Also, according to the World Professional Association for Transgender Health (WPATH) guidelines, very few people regret treatment of their gender dysphoria, the court heard.
‘They refer to satisfaction rates across studies ranging from 87% in male to female patients and 97% of female to male patients and regrets were extremely rare,’ Ms Morris said.
The barrister later said that children or young people who are considering going on to puberty blockers are told about the effects on their fertility that may be caused by later stages of transition.
Keira Bell outside the Royal Courts of Justice in central London after December’s ruling. The 23-year-old, who began taking puberty blockers when she was 16 before ‘detransitioning’, brought legal action against the Tavistock and Portman NHS Trust
Miss Bell (pictured as a five-year-old) had treatment which began at the Tavistock in London
Miss Bell (pictured left, and right as a man), took testosterone, which left her with a deep voice and possibly infertile, and had a double mastectomy – but later realised she had ‘gone down the wrong path’. Right, She changed her name and sex on her driving licence and birth certificate, calling herself Quincy (after musician Quincy Jones)
Highlighting that it is not inevitable that a young person will continue on to cross-sex hormones after puberty blockers, she added: ‘The question is whether a child is counselled about fertility implications at the next stage and you can see from the material … all of that is explained at the initial stage.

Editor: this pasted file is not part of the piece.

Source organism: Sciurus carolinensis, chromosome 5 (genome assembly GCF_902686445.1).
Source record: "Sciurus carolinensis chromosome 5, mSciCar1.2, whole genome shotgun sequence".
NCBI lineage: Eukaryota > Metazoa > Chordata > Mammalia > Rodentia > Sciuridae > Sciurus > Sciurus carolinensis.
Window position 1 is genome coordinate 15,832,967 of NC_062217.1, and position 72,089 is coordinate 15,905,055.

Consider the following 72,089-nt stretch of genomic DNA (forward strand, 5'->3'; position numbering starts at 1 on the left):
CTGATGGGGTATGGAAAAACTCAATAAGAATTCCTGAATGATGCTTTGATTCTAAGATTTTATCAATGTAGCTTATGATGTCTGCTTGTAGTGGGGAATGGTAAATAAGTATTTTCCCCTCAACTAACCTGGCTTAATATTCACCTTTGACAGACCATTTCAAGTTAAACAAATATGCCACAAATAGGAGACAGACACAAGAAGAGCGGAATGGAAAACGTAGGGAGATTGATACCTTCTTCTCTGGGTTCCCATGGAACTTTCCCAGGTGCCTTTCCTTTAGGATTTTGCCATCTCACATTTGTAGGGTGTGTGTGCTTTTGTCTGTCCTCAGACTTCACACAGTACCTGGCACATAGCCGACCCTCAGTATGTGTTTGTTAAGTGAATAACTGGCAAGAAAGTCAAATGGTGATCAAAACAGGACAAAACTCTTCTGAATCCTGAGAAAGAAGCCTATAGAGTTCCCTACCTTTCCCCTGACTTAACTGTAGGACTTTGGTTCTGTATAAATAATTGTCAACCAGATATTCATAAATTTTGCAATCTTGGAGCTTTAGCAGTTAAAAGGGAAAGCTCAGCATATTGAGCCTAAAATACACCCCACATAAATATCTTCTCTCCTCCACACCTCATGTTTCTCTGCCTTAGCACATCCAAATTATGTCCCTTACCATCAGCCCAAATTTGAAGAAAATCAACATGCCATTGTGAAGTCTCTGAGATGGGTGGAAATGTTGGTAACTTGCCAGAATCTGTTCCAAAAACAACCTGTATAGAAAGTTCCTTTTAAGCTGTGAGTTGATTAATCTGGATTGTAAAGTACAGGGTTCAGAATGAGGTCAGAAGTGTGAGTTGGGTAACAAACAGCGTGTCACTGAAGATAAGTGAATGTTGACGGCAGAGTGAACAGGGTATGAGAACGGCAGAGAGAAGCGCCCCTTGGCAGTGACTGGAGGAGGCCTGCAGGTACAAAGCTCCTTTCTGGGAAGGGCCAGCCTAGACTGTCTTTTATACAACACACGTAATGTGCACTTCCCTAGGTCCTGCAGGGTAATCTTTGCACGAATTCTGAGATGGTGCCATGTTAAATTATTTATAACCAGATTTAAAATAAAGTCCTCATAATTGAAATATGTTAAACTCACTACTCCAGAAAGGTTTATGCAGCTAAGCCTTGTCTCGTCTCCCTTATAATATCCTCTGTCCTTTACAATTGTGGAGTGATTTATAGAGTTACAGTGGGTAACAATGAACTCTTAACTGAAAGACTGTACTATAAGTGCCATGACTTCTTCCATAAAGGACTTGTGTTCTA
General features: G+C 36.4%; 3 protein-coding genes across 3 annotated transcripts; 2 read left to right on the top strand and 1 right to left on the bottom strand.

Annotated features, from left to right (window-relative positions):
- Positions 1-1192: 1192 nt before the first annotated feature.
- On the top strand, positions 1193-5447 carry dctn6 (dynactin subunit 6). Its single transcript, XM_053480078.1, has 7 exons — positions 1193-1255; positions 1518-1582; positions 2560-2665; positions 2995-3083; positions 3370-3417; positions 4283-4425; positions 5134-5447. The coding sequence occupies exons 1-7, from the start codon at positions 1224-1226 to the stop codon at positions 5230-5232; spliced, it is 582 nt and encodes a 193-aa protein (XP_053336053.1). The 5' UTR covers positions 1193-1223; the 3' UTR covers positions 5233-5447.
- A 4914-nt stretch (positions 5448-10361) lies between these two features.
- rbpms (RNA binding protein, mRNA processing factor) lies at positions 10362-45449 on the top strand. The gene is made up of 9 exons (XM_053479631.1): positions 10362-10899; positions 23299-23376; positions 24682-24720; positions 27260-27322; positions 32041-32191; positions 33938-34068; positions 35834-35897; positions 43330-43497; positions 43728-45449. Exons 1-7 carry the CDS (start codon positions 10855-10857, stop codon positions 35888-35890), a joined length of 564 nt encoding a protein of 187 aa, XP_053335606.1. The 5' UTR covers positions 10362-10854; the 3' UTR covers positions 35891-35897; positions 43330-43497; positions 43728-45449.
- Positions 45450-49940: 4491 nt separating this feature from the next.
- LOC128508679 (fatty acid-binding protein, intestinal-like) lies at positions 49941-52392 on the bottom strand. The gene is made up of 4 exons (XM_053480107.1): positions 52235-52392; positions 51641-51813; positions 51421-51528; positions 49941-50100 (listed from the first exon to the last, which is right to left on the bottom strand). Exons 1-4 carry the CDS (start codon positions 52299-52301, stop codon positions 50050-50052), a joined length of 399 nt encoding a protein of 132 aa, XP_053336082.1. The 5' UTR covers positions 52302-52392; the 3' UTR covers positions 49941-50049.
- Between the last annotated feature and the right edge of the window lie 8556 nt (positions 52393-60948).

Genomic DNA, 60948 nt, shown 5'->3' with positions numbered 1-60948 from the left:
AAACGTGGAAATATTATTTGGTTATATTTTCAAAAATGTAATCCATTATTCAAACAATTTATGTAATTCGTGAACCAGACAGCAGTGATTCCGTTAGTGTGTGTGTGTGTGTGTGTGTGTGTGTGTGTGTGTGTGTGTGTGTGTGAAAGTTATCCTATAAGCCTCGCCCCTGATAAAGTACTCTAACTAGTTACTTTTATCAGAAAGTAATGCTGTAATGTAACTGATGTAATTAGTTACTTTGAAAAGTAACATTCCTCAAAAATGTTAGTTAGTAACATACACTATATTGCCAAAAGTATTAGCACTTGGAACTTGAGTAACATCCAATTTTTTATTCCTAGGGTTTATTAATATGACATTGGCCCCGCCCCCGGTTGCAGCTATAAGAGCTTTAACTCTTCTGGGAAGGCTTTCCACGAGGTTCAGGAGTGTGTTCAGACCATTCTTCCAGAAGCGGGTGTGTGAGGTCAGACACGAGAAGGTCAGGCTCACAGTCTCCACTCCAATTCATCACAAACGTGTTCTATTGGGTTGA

‘There is no suggestion anywhere that this is one pathway … there is no shying away from explaining to children and young people what the possibilities are.’
Nine organisations or individuals – including human rights group Liberty and professional body The Endocrine Society – have intervened in the case.
Liberty director Gracie Bradley said: ‘Liberty has a long and proud history of standing up for trans rights – and today is no different. This case has implications for trans children not just in the UK, but also all over the world.
‘Other countries have already started using the UK ruling to restrict trans rights – we now have a chance to stop that.
‘This case could also impact the ability of all children and young people to choose and receive healthcare – something which would be a regressive step that any rights’ respecting society should be loudly and fiercely rejecting.’